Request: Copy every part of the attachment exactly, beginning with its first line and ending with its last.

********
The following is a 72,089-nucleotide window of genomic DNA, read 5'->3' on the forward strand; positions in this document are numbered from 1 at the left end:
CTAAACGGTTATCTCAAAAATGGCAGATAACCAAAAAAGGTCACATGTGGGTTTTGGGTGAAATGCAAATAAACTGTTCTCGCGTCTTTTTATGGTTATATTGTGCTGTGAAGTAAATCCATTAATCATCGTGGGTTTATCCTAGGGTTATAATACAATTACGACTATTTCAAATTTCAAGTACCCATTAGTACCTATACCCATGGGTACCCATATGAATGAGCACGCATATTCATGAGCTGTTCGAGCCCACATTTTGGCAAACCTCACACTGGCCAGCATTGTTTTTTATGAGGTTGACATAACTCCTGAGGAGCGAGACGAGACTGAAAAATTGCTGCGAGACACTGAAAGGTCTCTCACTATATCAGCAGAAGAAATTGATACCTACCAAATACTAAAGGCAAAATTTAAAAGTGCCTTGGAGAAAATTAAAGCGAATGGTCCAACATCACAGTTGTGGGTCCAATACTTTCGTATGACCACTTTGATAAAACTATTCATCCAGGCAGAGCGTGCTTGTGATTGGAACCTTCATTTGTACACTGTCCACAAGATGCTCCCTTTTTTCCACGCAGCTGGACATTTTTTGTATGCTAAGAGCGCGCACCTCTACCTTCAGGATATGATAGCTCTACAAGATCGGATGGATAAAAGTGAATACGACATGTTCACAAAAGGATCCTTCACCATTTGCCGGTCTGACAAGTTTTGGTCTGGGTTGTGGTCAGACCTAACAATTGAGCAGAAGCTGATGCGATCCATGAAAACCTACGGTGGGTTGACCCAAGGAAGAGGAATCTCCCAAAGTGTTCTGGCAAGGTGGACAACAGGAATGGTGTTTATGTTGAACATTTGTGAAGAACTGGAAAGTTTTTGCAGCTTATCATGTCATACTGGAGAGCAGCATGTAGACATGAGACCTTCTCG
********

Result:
The following is a 72,089-nucleotide window of genomic DNA, read 5'->3' on the forward strand; positions in this document are numbered from 1 at the left end:
CTAAACGGTTATCTCAAAAATGGCAGATAACCAAAAAAGGTCACATGTGGGTTTTGGGTGAAATGCAAATAAACTGTTCTCGCGTCTTTTTATGGTTATATTGTGCTGTGAAGTAAATCCATTAATCATCGTGGGTTTATCCTAGGGTTATAATACAATTACGACTATTTCAAATTTCAAGTACCCATTAGTACCTATACCCATGGGTACCCATATGAATGAGCACGCATATTCATGAGCTGTTCGAGCCCACATTTTGGCAAACCTCACACTGGCCAGCATTGTTTTTTATGAGGTTGACATAACTCCTGAGGAGCGAGACGAGACTGAAAAATTGCTGCGAGACACTGAAAGGTCTCTCACTATATCAGCAGAAGAAATTGATACCTACCAAATACTAAAGGCAAAATTTAAAAGTGCCTTGGAGAAAATTAAAGCGAATGGTCCAACATCACAGTTGTGGGTCCAATACTTTCGTATGACCACTTTGATAAAACTATTCATCCAGGCAGAGCGTGCTTGTGATTGGAACCTTCATTTGTACACTGTCCACAAGATGCTCCCTTTTTTCCACGCAGCTGGACATTTTTTGTATGCTAAGAGCGCGCACCTCTACCTTCAGGATATGATAGCTCTACAAGATCGGATGGATAAAAGTGAATACGACATGTTCACAAAAGGATCCTTCACCATTTGCCGGTCTGACAAGTTTTGGTCTGGGTTGTGGTCAGACCTAACAATTGAGCAGAAGCTGATGCGATCCATGAAAACCTACGGTGGGTTGACCCAAGGAAGAGGAATCTCCCAAAGTGTTCTGGCAAGGTGGACAACAGGAATGGTGTTTATGTTGAACATTTGTGAAGAACTGGAAAGTTTTTGCAGCTTATCATGTCATACTGGAGAGCAGCATGTAGACATGAGACCTTCTCG